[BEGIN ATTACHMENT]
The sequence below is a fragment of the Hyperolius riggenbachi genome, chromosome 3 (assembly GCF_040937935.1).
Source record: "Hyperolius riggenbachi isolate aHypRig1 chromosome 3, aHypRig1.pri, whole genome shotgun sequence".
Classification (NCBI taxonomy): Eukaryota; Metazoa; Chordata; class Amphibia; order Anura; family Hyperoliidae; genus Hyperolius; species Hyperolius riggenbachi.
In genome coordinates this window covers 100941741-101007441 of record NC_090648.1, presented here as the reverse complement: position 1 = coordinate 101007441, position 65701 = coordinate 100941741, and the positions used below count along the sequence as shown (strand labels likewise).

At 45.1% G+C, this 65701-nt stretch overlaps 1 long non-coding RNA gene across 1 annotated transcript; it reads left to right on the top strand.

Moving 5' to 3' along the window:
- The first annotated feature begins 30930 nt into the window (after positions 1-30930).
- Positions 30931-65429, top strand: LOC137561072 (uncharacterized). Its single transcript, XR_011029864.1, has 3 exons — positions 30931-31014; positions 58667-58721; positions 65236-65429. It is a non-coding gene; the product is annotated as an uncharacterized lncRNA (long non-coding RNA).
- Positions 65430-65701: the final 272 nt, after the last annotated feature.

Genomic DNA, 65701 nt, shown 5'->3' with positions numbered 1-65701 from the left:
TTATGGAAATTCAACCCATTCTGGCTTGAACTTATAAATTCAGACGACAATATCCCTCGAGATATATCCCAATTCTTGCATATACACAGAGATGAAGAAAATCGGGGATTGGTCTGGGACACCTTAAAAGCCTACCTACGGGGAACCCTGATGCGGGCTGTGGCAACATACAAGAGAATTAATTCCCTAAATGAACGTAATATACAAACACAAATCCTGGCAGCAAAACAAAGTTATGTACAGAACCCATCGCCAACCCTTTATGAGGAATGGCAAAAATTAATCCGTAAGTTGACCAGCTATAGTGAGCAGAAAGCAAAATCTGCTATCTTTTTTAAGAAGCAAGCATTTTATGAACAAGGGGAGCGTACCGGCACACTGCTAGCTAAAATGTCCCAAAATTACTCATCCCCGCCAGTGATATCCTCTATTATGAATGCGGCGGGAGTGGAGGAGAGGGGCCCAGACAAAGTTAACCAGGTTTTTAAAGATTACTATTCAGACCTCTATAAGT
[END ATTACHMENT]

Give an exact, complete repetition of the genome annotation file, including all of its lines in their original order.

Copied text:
The sequence below is a fragment of the Hyperolius riggenbachi genome, chromosome 3 (assembly GCF_040937935.1).
Source record: "Hyperolius riggenbachi isolate aHypRig1 chromosome 3, aHypRig1.pri, whole genome shotgun sequence".
Classification (NCBI taxonomy): Eukaryota; Metazoa; Chordata; class Amphibia; order Anura; family Hyperoliidae; genus Hyperolius; species Hyperolius riggenbachi.
In genome coordinates this window covers 100941741-101007441 of record NC_090648.1, presented here as the reverse complement: position 1 = coordinate 101007441, position 65701 = coordinate 100941741, and the positions used below count along the sequence as shown (strand labels likewise).

At 45.1% G+C, this 65701-nt stretch overlaps 1 long non-coding RNA gene across 1 annotated transcript; it reads left to right on the top strand.

Moving 5' to 3' along the window:
- The first annotated feature begins 30930 nt into the window (after positions 1-30930).
- Positions 30931-65429, top strand: LOC137561072 (uncharacterized). Its single transcript, XR_011029864.1, has 3 exons — positions 30931-31014; positions 58667-58721; positions 65236-65429. It is a non-coding gene; the product is annotated as an uncharacterized lncRNA (long non-coding RNA).
- Positions 65430-65701: the final 272 nt, after the last annotated feature.

Genomic DNA, 65701 nt, shown 5'->3' with positions numbered 1-65701 from the left:
TTATGGAAATTCAACCCATTCTGGCTTGAACTTATAAATTCAGACGACAATATCCCTCGAGATATATCCCAATTCTTGCATATACACAGAGATGAAGAAAATCGGGGATTGGTCTGGGACACCTTAAAAGCCTACCTACGGGGAACCCTGATGCGGGCTGTGGCAACATACAAGAGAATTAATTCCCTAAATGAACGTAATATACAAACACAAATCCTGGCAGCAAAACAAAGTTATGTACAGAACCCATCGCCAACCCTTTATGAGGAATGGCAAAAATTAATCCGTAAGTTGACCAGCTATAGTGAGCAGAAAGCAAAATCTGCTATCTTTTTTAAGAAGCAAGCATTTTATGAACAAGGGGAGCGTACCGGCACACTGCTAGCTAAAATGTCCCAAAATTACTCATCCCCGCCAGTGATATCCTCTATTATGAATGCGGCGGGAGTGGAGGAGAGGGGCCCAGACAAAGTTAACCAGGTTTTTAAAGATTACTATTCAGACCTCTATAAGT